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Learn How to Create a Culture of Improvement from a Pot Roast

Posted by Maggie Millard

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Nov 19, 2014 7:04:00 AM

shutterstock_224554180One day, a mother was preparing to put a pot roast in the oven as her young daughter sat nearby and watched.  Before she put the roast into the pan, she cut about a half inch of meat from each end of the roast.  The daughter asked, “Mom, why do you cut the ends off of the roast?”  The mother replied, “I don’t know, that’s just the way my mother taught me.” 

The next time they were together, the young girl asked, “Grandma, why do you cut the ends off a roast before putting it in the pan?”  “I don’t know,” said Grandma.  “My mother always did it, so I do it too.” 

Luckily, Great Grandma was still around so the young girl gave her a call.  “Great-Grandma, I’ve heard that you always cut the ends off before putting a pot roast in the pan.  Why?”  Great Grandma began to laugh.  “Because, she said, my roasting pan was too small.”

It’s amazing how many companies operate the same way as those women  making pot roast. Too often, we rely on “The way it’s always been done.” Today’s employees end up with processes and procedures that were designed to solve yesterday’s problems. If this is the case in your company, it might be time to spearhead a shift to a culture that seeks opportunities for improvement and embraces positive change. Creating a culture of improvement is possible if you embrace these four principles.

1 – Encourage Questions

The daughter in the pot roast story solved the mystery because she asked, “Why?” Why is an incredibly powerful force in the effort to improve. If your team can’t identify the reason for a particular process or practice, it is reasonable to question whether it is necessary. One way to approach this is to try to define how (or if) every task or procedure adds value to the customer. If you can’t find the value, then you’ve likely uncovered an opportunity for improvement.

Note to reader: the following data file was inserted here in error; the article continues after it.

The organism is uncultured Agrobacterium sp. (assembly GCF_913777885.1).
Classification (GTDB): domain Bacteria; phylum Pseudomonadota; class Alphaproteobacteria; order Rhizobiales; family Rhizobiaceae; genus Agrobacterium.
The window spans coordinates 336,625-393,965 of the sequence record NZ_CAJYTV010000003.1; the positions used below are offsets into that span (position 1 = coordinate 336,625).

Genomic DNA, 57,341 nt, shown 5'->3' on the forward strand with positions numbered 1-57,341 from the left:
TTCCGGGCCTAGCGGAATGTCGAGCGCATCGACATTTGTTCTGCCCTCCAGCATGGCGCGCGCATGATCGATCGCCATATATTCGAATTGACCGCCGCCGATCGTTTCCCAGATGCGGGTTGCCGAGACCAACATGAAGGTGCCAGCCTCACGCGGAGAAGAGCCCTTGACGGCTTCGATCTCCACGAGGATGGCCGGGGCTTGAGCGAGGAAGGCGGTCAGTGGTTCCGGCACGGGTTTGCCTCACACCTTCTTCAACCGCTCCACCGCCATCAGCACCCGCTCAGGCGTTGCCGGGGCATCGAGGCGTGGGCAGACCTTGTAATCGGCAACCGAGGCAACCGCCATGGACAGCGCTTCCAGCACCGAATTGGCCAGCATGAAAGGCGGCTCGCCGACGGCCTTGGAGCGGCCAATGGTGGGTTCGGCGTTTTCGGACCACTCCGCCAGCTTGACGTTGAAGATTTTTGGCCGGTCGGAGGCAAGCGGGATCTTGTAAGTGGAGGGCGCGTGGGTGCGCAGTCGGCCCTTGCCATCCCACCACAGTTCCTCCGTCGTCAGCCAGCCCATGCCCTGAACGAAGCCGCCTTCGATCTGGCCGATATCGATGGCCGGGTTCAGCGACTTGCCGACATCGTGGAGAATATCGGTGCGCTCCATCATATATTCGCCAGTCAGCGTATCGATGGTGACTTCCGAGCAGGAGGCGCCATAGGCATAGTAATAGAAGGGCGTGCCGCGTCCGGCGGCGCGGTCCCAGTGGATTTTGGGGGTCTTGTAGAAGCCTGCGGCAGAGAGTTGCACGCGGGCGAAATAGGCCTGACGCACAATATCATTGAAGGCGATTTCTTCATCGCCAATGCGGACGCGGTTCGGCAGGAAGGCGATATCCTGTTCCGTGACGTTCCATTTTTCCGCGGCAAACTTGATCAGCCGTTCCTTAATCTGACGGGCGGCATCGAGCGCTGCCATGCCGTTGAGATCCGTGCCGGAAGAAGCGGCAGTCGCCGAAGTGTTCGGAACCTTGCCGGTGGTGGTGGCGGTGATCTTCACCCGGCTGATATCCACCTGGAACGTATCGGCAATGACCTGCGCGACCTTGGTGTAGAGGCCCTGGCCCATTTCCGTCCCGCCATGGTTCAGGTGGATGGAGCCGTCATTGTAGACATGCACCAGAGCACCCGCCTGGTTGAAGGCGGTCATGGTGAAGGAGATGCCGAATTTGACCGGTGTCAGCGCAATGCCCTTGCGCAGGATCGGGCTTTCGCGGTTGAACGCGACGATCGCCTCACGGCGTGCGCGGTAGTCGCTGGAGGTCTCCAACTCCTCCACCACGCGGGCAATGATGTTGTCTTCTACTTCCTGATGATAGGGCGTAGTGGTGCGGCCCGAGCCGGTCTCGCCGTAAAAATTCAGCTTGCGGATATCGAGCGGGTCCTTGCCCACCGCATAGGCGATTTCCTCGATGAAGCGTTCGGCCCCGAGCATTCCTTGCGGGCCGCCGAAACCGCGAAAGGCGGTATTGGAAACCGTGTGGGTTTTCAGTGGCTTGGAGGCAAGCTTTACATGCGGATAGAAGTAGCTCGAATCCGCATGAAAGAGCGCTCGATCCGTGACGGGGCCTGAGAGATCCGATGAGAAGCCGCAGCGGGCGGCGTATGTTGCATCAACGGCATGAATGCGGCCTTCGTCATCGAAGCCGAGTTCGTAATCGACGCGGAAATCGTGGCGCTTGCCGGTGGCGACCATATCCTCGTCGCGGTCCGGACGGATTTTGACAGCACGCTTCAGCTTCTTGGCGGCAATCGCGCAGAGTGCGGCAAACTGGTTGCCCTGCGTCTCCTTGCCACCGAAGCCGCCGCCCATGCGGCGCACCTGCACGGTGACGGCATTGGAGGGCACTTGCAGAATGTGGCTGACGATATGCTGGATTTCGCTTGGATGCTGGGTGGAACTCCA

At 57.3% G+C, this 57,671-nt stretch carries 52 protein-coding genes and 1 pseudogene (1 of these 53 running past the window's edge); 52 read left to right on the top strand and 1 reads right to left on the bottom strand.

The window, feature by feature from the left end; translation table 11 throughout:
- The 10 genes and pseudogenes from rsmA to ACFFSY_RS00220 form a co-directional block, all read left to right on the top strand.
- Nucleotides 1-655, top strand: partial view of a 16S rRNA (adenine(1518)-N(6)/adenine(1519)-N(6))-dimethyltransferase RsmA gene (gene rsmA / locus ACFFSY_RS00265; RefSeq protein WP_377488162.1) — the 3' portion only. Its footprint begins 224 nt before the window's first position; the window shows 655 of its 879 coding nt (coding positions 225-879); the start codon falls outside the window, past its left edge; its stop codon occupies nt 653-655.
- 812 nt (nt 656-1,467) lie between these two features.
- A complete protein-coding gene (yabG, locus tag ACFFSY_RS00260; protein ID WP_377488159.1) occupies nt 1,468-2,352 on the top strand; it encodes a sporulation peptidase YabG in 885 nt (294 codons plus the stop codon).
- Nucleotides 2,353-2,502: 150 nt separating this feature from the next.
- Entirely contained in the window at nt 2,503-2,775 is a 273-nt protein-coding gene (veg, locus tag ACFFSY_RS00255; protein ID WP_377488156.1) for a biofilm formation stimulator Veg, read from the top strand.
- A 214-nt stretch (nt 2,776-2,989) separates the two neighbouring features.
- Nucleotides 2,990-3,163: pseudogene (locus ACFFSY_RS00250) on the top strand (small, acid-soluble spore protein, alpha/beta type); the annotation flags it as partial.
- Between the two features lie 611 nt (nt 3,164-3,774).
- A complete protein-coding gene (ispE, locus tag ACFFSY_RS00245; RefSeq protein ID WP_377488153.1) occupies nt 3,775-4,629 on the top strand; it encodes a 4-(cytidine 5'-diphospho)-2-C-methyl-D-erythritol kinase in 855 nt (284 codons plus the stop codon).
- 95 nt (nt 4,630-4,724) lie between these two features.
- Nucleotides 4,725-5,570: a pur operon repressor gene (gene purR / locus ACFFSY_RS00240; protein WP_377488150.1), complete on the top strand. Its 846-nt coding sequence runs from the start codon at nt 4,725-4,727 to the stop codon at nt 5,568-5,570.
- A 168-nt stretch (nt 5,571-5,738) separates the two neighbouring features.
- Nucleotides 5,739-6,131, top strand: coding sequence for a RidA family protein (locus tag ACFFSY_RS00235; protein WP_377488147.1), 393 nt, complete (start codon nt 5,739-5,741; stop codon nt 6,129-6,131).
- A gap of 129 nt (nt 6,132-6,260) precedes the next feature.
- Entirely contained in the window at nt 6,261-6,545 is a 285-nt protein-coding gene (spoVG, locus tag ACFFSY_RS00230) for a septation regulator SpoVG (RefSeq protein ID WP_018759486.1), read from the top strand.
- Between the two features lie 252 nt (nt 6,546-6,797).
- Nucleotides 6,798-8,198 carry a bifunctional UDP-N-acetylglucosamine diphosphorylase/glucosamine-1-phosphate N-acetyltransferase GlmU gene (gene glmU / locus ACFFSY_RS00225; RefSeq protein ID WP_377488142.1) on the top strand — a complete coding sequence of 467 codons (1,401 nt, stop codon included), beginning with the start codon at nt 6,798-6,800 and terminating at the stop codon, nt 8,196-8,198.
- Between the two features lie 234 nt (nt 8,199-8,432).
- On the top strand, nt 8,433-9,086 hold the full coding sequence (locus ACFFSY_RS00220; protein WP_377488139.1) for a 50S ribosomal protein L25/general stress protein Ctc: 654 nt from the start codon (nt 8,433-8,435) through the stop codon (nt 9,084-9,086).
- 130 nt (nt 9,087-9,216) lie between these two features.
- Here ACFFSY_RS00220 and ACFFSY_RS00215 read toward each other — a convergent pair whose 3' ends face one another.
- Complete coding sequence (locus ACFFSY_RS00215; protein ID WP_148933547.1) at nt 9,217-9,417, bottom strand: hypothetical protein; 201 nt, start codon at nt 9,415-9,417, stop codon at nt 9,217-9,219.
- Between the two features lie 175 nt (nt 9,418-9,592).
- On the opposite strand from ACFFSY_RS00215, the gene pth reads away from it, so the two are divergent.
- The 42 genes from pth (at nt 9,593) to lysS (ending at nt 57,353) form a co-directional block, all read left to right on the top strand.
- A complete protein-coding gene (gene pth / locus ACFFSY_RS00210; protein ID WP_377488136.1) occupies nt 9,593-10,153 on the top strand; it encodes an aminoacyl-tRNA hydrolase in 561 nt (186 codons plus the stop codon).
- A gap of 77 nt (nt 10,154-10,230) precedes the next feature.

2 – Take a Systemic Approach

It’s a sure bet that there are people in your organization who know how to reduce wasted resources, speed up product delivery, improve customer satisfaction, eliminate safety hazards, and make the organization more efficient. These people do not all sit in the C-suite. Creating a genuine culture of improvement means asking every employee to participate and provide ideas. Most people, however, won’t spontaneously volunteer improvement suggestions. It is necessary to actively encourage them and to provide a platform for sharing suggestions.

3 – Achieve and Broadcast Positive Change

You want to create a snowball effect with your improvement efforts. It is helpful to identify some opportunities for improvement that can be acted upon quickly and then share those successes with the rest of the organization. This will encourage more participation in your improvement efforts and reinforce the notion that company leadership is committed to progress.

4 – Don’t be Afraid to Fail

Not every effort at process improvement will be successful. It’s important to be OK with that. Fear of failure can be crippling for organizations and is incompatible with a culture of improvement.  As motivational speaker and business expert, Denis Waitley said, “Failure is something we can avoid only by saying nothing, doing nothing, and being nothing.”

This doesn’t mean that you shouldn’t analyze the impact of improvement attempts, quite the contrary. Understanding the ROI of your efforts to create positive change is an essential part of accelerating the pace of improvement, but that doesn’t mean that your team should never take a calculated risk. Experimentation produces the biggest breakthroughs and should be actively encouraged.

Changing the culture of an organization is not easy, but it is certainly possible when leaders are committed and ready to set the example. Most of us are doing something like cutting the ends off the pot roast and it’s time to stop.  

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